Mark D. Calder’s Bethlehem’s Syriac Christians: Self, Nation and Church in Dialogue and Practice (Gorgias Press, 2017) is anthropological study of Syriac Orthodox Christian identity in a time of displacement, upheaval, and conflict. For some Syriac Orthodox Christians in Bethlehem, their self-articulation – the means by which they connect themselves to others, things, places and symbols – is decisively influenced by their eucharistic ritual. This ritual connects being siryāni to a redeemed community or ‘body’, and derives its identity in large part from the Incarnation of God as an Aramaic-speaking Bethlehemite.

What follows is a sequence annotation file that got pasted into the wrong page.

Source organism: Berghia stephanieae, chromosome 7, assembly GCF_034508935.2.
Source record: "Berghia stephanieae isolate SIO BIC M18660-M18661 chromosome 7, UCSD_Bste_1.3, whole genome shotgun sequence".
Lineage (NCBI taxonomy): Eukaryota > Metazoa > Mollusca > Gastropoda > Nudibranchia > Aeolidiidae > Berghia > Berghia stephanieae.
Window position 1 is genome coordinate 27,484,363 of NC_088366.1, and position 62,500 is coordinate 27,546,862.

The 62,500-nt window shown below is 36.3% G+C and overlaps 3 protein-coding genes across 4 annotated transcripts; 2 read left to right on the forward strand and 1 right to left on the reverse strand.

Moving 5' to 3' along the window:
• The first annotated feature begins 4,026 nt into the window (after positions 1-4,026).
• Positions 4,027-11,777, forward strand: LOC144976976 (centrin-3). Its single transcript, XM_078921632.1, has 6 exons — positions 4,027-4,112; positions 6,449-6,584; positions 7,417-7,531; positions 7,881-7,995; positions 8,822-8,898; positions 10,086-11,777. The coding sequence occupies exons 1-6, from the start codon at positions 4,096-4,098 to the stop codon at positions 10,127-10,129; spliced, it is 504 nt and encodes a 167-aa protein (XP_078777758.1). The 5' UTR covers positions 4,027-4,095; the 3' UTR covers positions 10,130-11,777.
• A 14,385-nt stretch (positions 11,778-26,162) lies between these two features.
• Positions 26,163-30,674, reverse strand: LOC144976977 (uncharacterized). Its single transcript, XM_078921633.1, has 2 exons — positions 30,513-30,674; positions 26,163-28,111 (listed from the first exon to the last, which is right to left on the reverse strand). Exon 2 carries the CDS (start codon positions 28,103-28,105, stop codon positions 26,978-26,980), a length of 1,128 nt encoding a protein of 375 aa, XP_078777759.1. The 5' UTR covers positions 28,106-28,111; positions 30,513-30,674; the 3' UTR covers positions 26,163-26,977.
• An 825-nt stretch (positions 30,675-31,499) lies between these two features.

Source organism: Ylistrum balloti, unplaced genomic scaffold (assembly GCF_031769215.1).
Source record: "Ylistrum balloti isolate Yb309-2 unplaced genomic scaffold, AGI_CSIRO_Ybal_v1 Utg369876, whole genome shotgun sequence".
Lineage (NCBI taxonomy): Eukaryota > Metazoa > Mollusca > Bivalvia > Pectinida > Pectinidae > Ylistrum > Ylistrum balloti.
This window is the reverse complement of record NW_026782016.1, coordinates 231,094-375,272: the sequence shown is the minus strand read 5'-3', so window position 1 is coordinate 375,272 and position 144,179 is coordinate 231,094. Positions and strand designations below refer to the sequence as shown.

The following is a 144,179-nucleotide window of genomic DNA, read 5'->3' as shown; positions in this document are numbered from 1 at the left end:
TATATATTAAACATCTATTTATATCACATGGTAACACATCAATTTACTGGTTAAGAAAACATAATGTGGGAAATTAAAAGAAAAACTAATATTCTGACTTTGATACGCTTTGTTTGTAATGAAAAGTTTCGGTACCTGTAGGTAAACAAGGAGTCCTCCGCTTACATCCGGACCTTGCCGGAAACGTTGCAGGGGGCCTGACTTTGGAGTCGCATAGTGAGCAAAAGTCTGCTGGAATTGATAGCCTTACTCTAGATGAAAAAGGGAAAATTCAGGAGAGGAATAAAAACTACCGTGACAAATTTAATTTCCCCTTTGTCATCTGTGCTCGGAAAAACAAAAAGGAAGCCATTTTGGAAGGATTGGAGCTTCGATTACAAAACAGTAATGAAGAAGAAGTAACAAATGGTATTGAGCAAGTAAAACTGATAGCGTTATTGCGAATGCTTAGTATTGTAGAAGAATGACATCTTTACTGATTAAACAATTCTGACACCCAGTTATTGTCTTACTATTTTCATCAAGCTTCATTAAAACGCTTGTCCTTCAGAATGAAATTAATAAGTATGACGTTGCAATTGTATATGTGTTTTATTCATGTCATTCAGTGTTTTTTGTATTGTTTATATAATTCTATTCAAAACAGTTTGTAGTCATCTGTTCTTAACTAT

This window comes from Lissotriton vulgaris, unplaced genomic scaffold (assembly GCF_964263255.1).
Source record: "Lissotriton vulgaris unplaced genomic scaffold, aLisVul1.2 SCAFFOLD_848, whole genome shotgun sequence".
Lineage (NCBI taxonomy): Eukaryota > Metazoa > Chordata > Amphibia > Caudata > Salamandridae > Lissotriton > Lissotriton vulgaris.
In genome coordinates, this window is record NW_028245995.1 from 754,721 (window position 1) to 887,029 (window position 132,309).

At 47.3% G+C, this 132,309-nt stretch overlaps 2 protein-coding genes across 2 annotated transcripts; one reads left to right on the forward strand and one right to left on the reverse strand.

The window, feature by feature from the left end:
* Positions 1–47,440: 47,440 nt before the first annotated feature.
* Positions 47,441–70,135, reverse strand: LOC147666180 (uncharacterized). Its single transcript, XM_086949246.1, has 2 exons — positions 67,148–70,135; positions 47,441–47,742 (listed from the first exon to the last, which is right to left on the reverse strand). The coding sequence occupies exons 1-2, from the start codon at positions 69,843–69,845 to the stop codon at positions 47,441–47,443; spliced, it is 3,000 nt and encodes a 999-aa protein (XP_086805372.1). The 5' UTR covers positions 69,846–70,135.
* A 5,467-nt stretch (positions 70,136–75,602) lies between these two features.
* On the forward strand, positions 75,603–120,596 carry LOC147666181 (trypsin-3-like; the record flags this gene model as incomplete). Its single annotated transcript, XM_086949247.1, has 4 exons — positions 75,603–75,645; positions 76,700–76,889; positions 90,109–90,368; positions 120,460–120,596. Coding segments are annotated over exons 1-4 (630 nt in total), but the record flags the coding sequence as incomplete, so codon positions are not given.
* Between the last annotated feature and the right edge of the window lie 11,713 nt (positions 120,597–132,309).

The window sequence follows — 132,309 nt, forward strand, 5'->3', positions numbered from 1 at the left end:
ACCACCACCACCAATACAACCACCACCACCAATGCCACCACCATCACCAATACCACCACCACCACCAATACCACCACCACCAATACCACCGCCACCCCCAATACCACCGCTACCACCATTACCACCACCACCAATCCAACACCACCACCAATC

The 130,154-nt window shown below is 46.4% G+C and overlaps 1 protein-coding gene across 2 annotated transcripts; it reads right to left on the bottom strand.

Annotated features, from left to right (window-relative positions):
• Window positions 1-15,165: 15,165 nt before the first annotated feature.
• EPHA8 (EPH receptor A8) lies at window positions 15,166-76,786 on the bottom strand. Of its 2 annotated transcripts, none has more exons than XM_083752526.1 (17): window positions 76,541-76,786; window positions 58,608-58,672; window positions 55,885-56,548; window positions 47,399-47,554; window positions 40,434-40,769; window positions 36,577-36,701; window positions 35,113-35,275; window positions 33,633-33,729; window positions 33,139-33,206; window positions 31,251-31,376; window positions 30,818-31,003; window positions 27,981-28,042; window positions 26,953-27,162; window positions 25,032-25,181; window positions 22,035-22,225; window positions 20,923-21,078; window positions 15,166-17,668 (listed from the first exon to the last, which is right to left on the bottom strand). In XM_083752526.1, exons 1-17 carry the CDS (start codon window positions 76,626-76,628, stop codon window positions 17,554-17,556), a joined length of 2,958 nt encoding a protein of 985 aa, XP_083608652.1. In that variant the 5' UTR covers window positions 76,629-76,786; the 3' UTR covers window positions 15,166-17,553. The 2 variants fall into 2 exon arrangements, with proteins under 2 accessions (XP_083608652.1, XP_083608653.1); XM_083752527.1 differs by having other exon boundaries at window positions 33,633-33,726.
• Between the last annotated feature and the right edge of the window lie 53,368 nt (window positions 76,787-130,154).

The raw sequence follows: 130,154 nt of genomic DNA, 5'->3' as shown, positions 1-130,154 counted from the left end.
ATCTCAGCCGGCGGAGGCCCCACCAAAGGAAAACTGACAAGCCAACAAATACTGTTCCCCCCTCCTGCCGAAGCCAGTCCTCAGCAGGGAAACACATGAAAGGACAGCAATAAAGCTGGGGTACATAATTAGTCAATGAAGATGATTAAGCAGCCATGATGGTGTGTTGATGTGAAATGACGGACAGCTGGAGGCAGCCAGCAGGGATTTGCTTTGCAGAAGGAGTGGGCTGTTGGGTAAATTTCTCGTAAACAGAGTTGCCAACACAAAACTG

Learn more about your ad choices. Visit megaphone.fm/adchoices

Support our show by becoming a premium member! https://newbooksnetwork.supportingcast.fm/anthropology

Visit New Books in Anthropology for the podcast. There is something wrong with this RSS-feed. Lorenz, antropologi.info